St Wilfrid's heard about the college's plans and made contact. Headteacher Brendan Tapping says: "St Wilfrid's became involved with the career college following a conversation with South Tyneside College about the need to engage with employers and ensure that we meet the needs of business in areas identified as having a skills shortage."
Tapping believes students will benefit from an education that provides them with a range of transferable skills and qualifications that are attractive to employers, while the school will gain by continuing to develop the skills of its staff.
"We will deliver the core curriculum, with a focus on project-based learning to ensure students develop the skills employers require," he says.
To explain the concept to parents, a series of advisory group sessions led by employers were set up. "Parents are very cautious about what the concept is about," Maynard says. "It's a big step taking children out of school at 14 and putting them into a new entity. It's key that they have heard it from employers."
One of those employers is Ford Aerospace, which manufactures components for the aerospace, defence and related high-technology industries. Its chairman, Geoff Ford, says the new venture is "exactly what is needed".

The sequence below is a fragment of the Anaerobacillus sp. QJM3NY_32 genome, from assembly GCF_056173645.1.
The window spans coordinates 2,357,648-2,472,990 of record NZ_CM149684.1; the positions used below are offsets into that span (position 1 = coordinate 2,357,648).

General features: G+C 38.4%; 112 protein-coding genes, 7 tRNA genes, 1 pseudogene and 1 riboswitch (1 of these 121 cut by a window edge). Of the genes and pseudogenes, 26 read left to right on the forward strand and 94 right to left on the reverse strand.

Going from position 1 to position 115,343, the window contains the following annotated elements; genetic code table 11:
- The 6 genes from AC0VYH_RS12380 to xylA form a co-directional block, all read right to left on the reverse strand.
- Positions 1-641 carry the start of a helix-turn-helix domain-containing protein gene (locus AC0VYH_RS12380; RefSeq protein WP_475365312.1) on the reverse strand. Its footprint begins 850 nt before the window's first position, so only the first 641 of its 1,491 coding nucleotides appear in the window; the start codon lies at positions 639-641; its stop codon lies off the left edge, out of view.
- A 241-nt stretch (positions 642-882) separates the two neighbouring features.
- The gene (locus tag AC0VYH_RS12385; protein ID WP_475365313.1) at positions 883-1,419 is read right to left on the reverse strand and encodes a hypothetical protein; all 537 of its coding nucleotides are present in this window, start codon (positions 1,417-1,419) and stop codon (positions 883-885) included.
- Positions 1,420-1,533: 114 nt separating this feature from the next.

"The skills shortage in the North East is a major issue, so to have the first career college in England focusing on those three subjects here in the North East is like music to our ears," he says. "You can't attract young people to these subjects at an early enough age, so having them at 14 is ideal for businesses like ours."
Gilbert says Career College North East will be judged not only on its qualification outcomes but also how far its students develop in their time at the college and their progression afterwards, whether they go on to higher education, an apprenticeship or employment.
Although she accepts the model wouldn't work for every career college, if it is successful, it could be copied elsewhere. "Too often in the past, we have seen competition in education when collaboration would have actually increased opportunity," she says. "But it has to feel natural. Collaboration has to bring the best possible expertise together for young people."
What is a career college?
Career colleges are a new breed of self-contained institution for 14- to 19-yearolds, housed within existing colleges, each with a specific industry specialism. They were established to take advantage of the government's decision to allow FE colleges to recruit at 14.
The Career Colleges Trust, which is overseeing the programme, says the aim is to increase the range of opportunities open to young people and to provide "accelerated vocationally focused programmes of study" alongside a core academic curriculum.
The body also intends to provide "clear progression routes" into higher education, apprenticeships, further education and work.
Students start at 14, combining core curriculum areas with vocational learning and hands-on projects. Subjects such as English, maths, science, languages and humanities are taught in the context of the chosen vocational specialism, to "bring these vital subjects to life".
So far, four career colleges have been set up, but the trust expects that up to 40 will open in the next few years.